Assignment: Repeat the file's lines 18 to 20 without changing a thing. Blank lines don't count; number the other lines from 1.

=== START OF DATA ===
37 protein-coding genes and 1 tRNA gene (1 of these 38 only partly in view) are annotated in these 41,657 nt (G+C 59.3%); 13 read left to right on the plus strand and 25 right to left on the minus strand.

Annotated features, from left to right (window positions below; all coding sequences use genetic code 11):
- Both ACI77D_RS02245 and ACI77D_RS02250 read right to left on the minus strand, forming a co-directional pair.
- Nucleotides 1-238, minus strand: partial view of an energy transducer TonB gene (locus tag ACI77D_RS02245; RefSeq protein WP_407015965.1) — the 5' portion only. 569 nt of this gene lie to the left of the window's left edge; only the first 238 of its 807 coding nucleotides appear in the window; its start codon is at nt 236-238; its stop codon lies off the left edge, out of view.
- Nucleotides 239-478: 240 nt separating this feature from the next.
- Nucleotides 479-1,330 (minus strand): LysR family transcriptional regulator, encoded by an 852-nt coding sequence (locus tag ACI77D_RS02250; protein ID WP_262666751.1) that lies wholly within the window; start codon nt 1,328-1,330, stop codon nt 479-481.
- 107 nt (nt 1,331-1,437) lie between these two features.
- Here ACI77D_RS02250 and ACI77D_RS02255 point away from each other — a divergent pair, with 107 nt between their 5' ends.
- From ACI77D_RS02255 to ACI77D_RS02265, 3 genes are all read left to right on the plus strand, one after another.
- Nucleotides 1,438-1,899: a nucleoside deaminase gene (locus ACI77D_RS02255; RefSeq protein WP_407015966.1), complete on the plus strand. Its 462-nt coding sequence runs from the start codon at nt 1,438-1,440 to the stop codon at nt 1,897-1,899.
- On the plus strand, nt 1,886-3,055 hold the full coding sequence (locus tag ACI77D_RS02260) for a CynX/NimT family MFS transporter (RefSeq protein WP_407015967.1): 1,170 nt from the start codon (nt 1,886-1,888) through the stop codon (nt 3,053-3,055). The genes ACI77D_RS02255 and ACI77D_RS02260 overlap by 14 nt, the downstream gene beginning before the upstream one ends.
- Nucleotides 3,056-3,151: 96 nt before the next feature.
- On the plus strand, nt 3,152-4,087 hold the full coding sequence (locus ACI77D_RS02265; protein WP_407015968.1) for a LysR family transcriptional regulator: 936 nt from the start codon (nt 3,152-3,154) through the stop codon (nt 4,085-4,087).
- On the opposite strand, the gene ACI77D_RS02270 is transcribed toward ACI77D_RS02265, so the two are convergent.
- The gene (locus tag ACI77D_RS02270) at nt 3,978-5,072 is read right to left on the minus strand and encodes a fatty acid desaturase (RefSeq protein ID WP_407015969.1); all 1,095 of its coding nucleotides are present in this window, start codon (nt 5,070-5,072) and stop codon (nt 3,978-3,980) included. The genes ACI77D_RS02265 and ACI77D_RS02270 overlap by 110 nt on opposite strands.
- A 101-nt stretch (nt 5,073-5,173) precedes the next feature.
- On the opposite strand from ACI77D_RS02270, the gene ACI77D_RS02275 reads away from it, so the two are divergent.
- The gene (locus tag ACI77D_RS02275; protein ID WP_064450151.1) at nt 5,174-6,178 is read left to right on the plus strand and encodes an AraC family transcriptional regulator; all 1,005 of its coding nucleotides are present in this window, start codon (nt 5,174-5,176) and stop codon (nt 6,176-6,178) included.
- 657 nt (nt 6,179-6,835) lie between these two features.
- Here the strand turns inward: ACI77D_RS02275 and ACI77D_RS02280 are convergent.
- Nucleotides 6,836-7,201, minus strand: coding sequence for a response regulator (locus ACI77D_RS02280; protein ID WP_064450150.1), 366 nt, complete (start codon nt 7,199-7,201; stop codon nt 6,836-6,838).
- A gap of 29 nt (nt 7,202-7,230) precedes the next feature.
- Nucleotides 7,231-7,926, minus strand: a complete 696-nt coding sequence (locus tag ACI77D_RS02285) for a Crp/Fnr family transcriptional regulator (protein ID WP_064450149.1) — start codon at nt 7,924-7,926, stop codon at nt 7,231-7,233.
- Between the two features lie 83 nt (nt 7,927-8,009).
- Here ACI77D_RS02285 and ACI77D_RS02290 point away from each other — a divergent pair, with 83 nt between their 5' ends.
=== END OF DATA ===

- The gene (locus tag ACI77D_RS02275; protein ID WP_064450151.1) at nt 5,174-6,178 is read left to right on the plus strand and encodes an AraC family transcriptional regulator; all 1,005 of its coding nucleotides are present in this window, start codon (nt 5,174-5,176) and stop codon (nt 6,176-6,178) included.
- 657 nt (nt 6,179-6,835) lie between these two features.
- Here the strand turns inward: ACI77D_RS02275 and ACI77D_RS02280 are convergent.